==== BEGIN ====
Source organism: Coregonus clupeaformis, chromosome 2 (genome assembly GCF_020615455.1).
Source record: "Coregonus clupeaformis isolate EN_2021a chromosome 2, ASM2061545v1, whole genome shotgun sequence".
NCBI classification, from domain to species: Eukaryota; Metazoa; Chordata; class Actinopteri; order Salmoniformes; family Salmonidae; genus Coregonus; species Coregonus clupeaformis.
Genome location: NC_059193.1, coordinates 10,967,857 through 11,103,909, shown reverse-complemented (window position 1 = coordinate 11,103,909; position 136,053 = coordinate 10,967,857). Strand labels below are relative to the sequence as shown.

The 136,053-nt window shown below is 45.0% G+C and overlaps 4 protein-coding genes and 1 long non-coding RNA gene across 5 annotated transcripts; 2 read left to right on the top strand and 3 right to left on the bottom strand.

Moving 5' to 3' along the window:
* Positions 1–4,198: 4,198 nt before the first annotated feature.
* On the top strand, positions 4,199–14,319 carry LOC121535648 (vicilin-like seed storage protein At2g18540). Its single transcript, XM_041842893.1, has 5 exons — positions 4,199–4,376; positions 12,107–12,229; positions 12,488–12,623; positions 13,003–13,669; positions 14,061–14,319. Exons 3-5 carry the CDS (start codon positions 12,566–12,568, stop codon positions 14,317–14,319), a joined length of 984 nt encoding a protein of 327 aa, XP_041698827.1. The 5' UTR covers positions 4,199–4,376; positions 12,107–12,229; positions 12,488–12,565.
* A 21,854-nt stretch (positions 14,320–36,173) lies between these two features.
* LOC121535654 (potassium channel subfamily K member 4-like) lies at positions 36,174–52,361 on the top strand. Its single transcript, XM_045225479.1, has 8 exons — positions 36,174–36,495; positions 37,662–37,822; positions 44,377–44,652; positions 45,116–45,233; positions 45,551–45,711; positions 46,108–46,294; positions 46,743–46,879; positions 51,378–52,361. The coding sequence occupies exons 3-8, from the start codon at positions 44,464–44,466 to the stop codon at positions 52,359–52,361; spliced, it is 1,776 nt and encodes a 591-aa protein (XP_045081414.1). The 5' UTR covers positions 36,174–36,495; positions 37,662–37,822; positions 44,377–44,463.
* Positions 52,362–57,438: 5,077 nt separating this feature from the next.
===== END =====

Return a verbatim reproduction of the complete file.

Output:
Source organism: Coregonus clupeaformis, chromosome 2 (genome assembly GCF_020615455.1).
Source record: "Coregonus clupeaformis isolate EN_2021a chromosome 2, ASM2061545v1, whole genome shotgun sequence".
NCBI classification, from domain to species: Eukaryota; Metazoa; Chordata; class Actinopteri; order Salmoniformes; family Salmonidae; genus Coregonus; species Coregonus clupeaformis.
Genome location: NC_059193.1, coordinates 10,967,857 through 11,103,909, shown reverse-complemented (window position 1 = coordinate 11,103,909; position 136,053 = coordinate 10,967,857). Strand labels below are relative to the sequence as shown.

The 136,053-nt window shown below is 45.0% G+C and overlaps 4 protein-coding genes and 1 long non-coding RNA gene across 5 annotated transcripts; 2 read left to right on the top strand and 3 right to left on the bottom strand.

Moving 5' to 3' along the window:
* Positions 1–4,198: 4,198 nt before the first annotated feature.
* On the top strand, positions 4,199–14,319 carry LOC121535648 (vicilin-like seed storage protein At2g18540). Its single transcript, XM_041842893.1, has 5 exons — positions 4,199–4,376; positions 12,107–12,229; positions 12,488–12,623; positions 13,003–13,669; positions 14,061–14,319. Exons 3-5 carry the CDS (start codon positions 12,566–12,568, stop codon positions 14,317–14,319), a joined length of 984 nt encoding a protein of 327 aa, XP_041698827.1. The 5' UTR covers positions 4,199–4,376; positions 12,107–12,229; positions 12,488–12,565.
* A 21,854-nt stretch (positions 14,320–36,173) lies between these two features.
* LOC121535654 (potassium channel subfamily K member 4-like) lies at positions 36,174–52,361 on the top strand. Its single transcript, XM_045225479.1, has 8 exons — positions 36,174–36,495; positions 37,662–37,822; positions 44,377–44,652; positions 45,116–45,233; positions 45,551–45,711; positions 46,108–46,294; positions 46,743–46,879; positions 51,378–52,361. The coding sequence occupies exons 3-8, from the start codon at positions 44,464–44,466 to the stop codon at positions 52,359–52,361; spliced, it is 1,776 nt and encodes a 591-aa protein (XP_045081414.1). The 5' UTR covers positions 36,174–36,495; positions 37,662–37,822; positions 44,377–44,463.
* Positions 52,362–57,438: 5,077 nt separating this feature from the next.